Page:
More King Kong than Kate Moss
More King Kong than Kate Moss

King Kong Theory is about being rebellious towards a system of oppression without ever considering violence against it a step too far. If anything, it’s necessary. Despentes contextualises the title by saying she’s more King Kong than Kate Moss – a woman who is still a woman outside the framework determined by men, which is of course has sex as a primary factor.

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Platon PoulasComment
In the Southern Clime, Where the Summer’s Prime
In the Southern Clime, Where the Summer’s Prime

Three girls, murdered in their own small Argentinian towns two years apart one from the other, all three cases unsolved. Years later, after the police and the courts and the newspapers, and the towns themselves, have stopped talking about them, Selva Almada begins to look closer at these murders.

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Platon PoulasComment
Old Ladies and Murder Mysteries
Old Ladies and Murder Mysteries

An old Eastern European woman living alone in a remote village where people don’t pay any attention to her becomes involved in a murder mystery somehow connected to William Blake’s poetry while at odds with the police, who don’t take her seriously.

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Book Review: The Ungrateful Refugee by Dina Nayeri
Book Review: The Ungrateful Refugee by Dina Nayeri

Nayeri blends memoir and reportage in beautiful, powerful prose, intertwining her own memories of fleeing Iran as a child with the more recent narratives gathered from other refugees. Timely and empathetic, The Ungrateful Refugee will force many readers to confront and re-evaluate their assumptions – even (or especially) those arising from good intentions.

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Book Review: Bindlestiff by Wayne Holloway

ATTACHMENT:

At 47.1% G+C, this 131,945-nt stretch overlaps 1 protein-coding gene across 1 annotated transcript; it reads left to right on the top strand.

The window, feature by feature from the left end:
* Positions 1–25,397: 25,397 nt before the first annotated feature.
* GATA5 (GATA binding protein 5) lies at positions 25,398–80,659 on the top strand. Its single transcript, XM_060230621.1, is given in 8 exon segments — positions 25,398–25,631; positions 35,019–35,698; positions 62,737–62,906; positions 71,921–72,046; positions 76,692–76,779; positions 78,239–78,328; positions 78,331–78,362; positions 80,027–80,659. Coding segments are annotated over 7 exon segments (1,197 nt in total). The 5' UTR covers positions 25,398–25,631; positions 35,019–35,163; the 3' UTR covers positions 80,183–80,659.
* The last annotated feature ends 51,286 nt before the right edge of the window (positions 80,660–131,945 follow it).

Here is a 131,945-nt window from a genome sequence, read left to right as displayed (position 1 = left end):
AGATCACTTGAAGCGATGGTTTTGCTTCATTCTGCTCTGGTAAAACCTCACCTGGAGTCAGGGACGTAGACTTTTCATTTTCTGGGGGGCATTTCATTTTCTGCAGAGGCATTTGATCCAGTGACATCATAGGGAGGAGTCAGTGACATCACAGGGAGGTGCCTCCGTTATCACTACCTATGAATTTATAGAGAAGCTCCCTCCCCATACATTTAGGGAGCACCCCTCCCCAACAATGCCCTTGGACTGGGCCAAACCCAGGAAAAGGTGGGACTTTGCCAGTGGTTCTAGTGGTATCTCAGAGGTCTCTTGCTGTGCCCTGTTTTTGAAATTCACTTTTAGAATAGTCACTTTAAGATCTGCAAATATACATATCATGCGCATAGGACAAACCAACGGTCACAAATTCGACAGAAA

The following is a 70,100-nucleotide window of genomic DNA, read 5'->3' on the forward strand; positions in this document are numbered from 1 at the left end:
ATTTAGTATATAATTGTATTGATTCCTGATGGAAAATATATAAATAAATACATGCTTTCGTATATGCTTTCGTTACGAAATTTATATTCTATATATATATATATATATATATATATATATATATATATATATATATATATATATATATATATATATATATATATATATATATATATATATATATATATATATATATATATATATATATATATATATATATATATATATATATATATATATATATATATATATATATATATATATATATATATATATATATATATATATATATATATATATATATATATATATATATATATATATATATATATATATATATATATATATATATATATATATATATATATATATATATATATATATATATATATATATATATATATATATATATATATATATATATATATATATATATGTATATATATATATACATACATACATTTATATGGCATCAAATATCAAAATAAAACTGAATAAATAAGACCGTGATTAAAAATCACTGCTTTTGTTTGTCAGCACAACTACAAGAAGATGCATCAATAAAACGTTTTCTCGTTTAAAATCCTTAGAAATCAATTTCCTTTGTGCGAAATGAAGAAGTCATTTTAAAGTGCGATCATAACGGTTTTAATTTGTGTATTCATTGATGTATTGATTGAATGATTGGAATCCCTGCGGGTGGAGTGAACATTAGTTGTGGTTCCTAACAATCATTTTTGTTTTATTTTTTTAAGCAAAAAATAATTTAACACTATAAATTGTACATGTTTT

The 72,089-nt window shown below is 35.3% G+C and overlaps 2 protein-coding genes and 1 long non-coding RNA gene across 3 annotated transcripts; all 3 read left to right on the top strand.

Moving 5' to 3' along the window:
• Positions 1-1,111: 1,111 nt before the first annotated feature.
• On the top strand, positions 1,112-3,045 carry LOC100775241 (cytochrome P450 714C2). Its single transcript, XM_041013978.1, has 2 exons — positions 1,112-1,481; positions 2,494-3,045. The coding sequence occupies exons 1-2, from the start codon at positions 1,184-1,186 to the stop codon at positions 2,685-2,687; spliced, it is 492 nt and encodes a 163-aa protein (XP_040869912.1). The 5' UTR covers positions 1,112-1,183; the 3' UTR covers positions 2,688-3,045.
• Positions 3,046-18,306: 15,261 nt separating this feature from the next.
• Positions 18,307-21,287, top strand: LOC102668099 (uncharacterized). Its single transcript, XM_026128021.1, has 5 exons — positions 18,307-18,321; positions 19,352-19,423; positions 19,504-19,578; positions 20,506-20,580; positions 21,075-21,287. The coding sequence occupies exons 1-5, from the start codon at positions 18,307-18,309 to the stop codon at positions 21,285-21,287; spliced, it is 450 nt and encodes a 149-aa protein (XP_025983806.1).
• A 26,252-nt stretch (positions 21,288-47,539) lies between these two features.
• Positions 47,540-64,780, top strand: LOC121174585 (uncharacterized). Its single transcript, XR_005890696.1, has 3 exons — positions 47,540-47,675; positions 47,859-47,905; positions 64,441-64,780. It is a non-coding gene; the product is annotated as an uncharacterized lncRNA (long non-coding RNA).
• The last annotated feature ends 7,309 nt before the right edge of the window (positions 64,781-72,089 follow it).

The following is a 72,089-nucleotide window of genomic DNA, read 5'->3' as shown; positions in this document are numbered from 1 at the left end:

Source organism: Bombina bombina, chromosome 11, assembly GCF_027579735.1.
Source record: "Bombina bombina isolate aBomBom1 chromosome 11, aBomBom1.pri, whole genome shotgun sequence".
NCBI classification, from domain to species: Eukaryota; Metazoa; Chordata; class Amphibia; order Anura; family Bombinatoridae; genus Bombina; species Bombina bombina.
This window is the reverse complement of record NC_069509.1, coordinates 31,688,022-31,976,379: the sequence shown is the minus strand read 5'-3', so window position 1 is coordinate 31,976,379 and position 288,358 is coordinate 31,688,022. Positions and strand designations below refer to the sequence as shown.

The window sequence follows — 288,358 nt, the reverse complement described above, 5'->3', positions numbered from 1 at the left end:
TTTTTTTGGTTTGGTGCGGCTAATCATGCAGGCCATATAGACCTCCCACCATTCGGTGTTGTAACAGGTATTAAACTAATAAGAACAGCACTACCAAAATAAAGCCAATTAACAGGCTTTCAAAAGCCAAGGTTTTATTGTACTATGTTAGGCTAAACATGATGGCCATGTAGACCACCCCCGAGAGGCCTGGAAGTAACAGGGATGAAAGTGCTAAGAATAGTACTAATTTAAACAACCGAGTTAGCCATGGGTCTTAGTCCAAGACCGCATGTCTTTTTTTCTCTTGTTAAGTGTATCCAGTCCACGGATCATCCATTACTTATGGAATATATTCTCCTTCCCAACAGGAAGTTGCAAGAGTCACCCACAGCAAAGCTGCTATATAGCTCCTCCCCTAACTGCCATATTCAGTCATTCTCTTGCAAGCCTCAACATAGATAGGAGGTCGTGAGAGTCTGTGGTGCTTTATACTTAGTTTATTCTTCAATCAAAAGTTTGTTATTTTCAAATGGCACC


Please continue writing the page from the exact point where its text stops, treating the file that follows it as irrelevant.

Book Review: Bindlestiff by Wayne Holloway

Bindlestiff presents a post-apocalyptic-looking landscape that has seen the disintegration of the federal system and of the internet, along with the socio-economic structures that held the country together. But this post-apocalyptic image is just that – an image conjured by a script written by @waynex in the process of getting the Hollywood treatment.

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Book Review: The Governesses by Anne Serre
Book Review: The Governesses by Anne Serre

In The Governesses, Anne Serre builds an enchanted, magic atmosphere where everything happens in the shadows. She employs language and imagery that bring the fairytale staples back to their dark, sexually-charged roots while at the same time exploring masculinity and gender dynamics through a feminist lens.

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The Journeys of a Europhile: Stefan Zweig
The Journeys of a Europhile: Stefan Zweig

The conditions that led to Zweig’s departure from Vienna and eventually Europe all too closely resemble the current climate. The amalgamation of rising xenophobia, Brexit, the rising popularity of the mildly-labelled “alt-right” in France, The Netherlands, Italy, and particularly in Poland and Hungary, would surely inspire the same feeling of despair in Zweig if he were living today.

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Book Review: Animalia by Jean-Baptiste Del Amo
Book Review: Animalia by Jean-Baptiste Del Amo

From the very first pages, Animalia establishes itself as a text that demands attention and rewards it with visceral prose that doesn’t simply create a world, but becomes part of its very fabric. It’s dense in a way that every page holds its own weight. The action is focused on movements rather than events – the routine is settled early on, and every activity in the characters’ lives is simultaneously mundane and vital.

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Book Review: Rilke in Paris by R.M. Rilke & Maurice Betz
Book Review: Rilke in Paris by R.M. Rilke & Maurice Betz

Rilke went to Paris in 1902 to write a monograph on acclaimed sculptor Auguste Rodin. This was only the beginning of his love affair with Paris, a city which he would leave and return to again several times between his first visit and his death in Switzerland in 1926. Rilke in Paris is the combination of his own reflections on Paris and the observations of his French translator, Maurice Betz.

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Book Review: Happening by Annie Ernaux
Book Review: Happening by Annie Ernaux

Anyone who picked up The Years last year does not need to be convinced that Happening is a memoir of the highest calibre by an author who writes with such honesty and precision about the most personal of stories. Annie Ernaux offers a glimpse into a difficult and lonely period of her life as “something intelligible and universal, causing my existence to merge into the lives and heads of other people.”

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